The formula: release + stretch + activate
The reason: Muscle tightness is a misnomer. “The muscle is never physically tightened,” says Scott Fournier, Tier 3+ trainer and master instructor at Yorkville in Toronto. “It’s attached to bone, which stays static, but the nervous system will create tension where you’re weak to protect you from injury.” The result is limited strength and range of motion.
The fix, then, is to bolster those vulnerable spots for improved mobility so they don’t feel unsafe and at-risk to begin with. Releasing, stretching, and activating is the best way to do it. “Mentally, the combo is like an active meditation and physically, it helps the body prepare for and recover from your workouts,” Fournier says.
Self myofascial release (SMR), the first in this three-step approach, primes your muscles to move through their full range by increasing the fluids in the tissues. It also decreases neural tone in the body. “After SMR, you’ve basically changed the conversation between brain and muscles by relaxing the tissues and making them feel momentarily safer,” Fournier says.
When your nervous system lets down its guard like that, it’s the perfect time to stretch. “These two passive modalities result in temporary change,” Fournier says. “You need to follow them up with activation through banded exercises to lock in those changes for more mobility and strength over time.”
The three routines below focus on the key muscles as well as secondary ones. They work well as a structured warm-up, since the strengthening element puts your body in fight-or-flight mode. “You can do the release-stretch combos on their own as a cool-down, as recovery on off days, or as part of your nightly regimen because they put you in rest-and-digest mode,” he notes.
Because they're low-intensity and low-impact, you can perform the sequences daily. Incorporate them on days you’re training the indicated muscles for the biggest benefits.
Sit on the floor with hands resting behind you, left leg bent with the foot flat on the floor, and right ankle resting on left knee. Place a foam roller or ball underneath the right glute in the pocket near the hip and roll for 30 to 60 seconds per side (in 7- to 10-second bouts).
Start on all fours, then bring the right leg forward, placing the knee on the floor behind your right wrist and the ankle in front of the left knee. Slide the left leg straight back, lower your hips to the floor, and rest your chest on your knee and forehead on a block on the floor in front of your. This stretches the same glute area that you just rolled. Hold for 2 minutes per side, either in 2 sets of 1 minute each or 4 sets of 30 seconds each.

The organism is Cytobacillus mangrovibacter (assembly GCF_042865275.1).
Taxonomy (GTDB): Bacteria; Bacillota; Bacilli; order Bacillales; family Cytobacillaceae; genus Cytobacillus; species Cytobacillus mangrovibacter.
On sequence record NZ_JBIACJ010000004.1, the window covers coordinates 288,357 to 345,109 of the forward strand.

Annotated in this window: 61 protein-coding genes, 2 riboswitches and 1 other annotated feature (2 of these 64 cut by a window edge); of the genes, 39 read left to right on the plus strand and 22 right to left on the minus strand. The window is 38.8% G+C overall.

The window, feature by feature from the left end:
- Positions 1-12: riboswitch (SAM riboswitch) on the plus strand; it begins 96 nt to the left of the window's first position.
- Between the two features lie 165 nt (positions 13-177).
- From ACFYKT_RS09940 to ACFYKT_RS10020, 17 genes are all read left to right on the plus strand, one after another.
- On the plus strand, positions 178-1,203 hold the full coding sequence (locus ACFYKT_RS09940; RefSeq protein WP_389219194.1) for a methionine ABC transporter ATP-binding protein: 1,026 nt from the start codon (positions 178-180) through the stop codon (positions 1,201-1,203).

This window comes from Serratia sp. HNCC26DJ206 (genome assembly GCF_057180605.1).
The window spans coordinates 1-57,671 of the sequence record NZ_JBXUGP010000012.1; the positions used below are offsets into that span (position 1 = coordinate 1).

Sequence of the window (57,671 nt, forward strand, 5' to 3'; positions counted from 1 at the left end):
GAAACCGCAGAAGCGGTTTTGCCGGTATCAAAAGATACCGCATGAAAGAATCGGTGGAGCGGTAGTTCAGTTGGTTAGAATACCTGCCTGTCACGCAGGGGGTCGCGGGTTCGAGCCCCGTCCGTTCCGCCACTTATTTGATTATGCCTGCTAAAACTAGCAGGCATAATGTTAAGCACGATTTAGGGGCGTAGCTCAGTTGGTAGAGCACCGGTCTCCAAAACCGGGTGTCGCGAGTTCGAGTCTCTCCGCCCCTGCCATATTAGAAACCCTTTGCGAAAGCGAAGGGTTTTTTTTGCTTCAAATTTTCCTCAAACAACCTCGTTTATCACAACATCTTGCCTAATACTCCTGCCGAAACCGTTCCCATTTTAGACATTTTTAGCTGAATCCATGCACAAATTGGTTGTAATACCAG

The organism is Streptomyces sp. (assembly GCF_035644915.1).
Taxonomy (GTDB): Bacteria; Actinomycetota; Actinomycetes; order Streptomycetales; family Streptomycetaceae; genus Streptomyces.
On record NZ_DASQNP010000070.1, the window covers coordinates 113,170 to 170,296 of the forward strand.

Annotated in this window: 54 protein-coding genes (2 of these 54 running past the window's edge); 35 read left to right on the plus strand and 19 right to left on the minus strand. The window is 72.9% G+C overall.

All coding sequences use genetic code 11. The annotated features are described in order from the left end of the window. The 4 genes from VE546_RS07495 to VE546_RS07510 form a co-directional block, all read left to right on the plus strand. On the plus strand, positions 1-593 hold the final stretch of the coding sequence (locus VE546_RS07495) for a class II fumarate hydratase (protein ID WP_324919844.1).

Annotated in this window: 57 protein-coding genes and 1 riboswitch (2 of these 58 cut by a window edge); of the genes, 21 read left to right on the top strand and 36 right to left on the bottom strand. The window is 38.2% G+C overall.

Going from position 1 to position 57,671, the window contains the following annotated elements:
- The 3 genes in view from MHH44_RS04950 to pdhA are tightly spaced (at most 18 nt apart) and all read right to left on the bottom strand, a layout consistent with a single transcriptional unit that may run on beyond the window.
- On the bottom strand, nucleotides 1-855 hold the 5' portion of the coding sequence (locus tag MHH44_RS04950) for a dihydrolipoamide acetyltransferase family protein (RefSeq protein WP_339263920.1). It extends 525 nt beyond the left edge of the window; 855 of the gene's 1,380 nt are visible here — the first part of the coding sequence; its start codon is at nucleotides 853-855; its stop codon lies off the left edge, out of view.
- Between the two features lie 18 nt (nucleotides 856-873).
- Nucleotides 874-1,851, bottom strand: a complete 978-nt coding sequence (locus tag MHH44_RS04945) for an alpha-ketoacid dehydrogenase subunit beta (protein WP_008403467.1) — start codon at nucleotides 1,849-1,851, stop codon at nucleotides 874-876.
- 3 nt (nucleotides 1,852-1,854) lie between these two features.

Lie on your side with a mini band above the knees, legs bent (feet behind you), hips on floor, and upper body resting on your forearm. Simultaneously raise your hips and lift the top knee away from the bottom knee, creating tension in the band. “The top glute has to fight the resistance while the bottom glute keeps you off the floor,” Fournier says. Lower to return to start for one rep. Complete 1 to 2 sets of 6 to 8 reps per side, alternating sides every set.
Do it before: running, single-leg work (such as lunges or RDLs), and heavy bilateral lifts such as loaded squats, deadlifts, and hip thrusts
Lie on your stomach with a ball under your hip flexor, where the crease appears when you raise your knee. Put as much pressure as you can into the hip, rolling for 30 to 60 seconds per side (in 7- to 10-second bouts).
Start in a half-kneeling position with a bench behind you and rest the back foot on the bench. Rock forward to create a stretch in the quad and hip of the back leg. This takes the hips, which you just rolled, through their full range of motion, Fournier says. Hold for 2 minutes per side, either in 2 sets of 1 minute each or 4 sets of 30 seconds each.
Stand with feet at hip width and a mini band around the midsoles of your feet. Pull one knee up as high as you can, keeping the foot flexed, hold for 1 second at the top, then return to start and repeat on the other side for one rep. Do 1 to 2 sets of 6 to 8 reps.
Do it before: running and single-leg work
Lie on your back with arms overhead and a ball under your back, just behind the armpit. Or, stand against a wall with the ball in the same spot. “This area is always crazy tight because nothing moves around there, which prevents people from being able to easily lift their arms overhead,” Fournier says. Roll the area for 30 to 60 seconds per side (in 7- to 10-second bouts).
Stand with an anchor point, such as a squat rack or pole, to the right of your body. Cross the left arm in front of you, with thumb pointing down, and grab the anchor point with your left hand. “You should feel the stretch in the back of the shoulder where you just rolled,” Fournier says. Hold for 2 minutes per side, either in 2 sets of 1 minute each or 4 sets of 30 seconds each.
Stand with elbows bent at 90 degrees, palm facing each other, forearms parallel to the ground, and a light mini band around the wrists. Pin the elbows into the ribs, pull the wrists apart to create more tension in the band, and slowly shift the hands forward as if you were reaching out for something in front of you, then return to start for one rep. Do 1 to 2 sets of 6 to 8 reps, releasing the tension and resetting between each rep.
Do it before: upper-body training, overhead exercises, and pulls such as rows, pull-ups, or deadlifts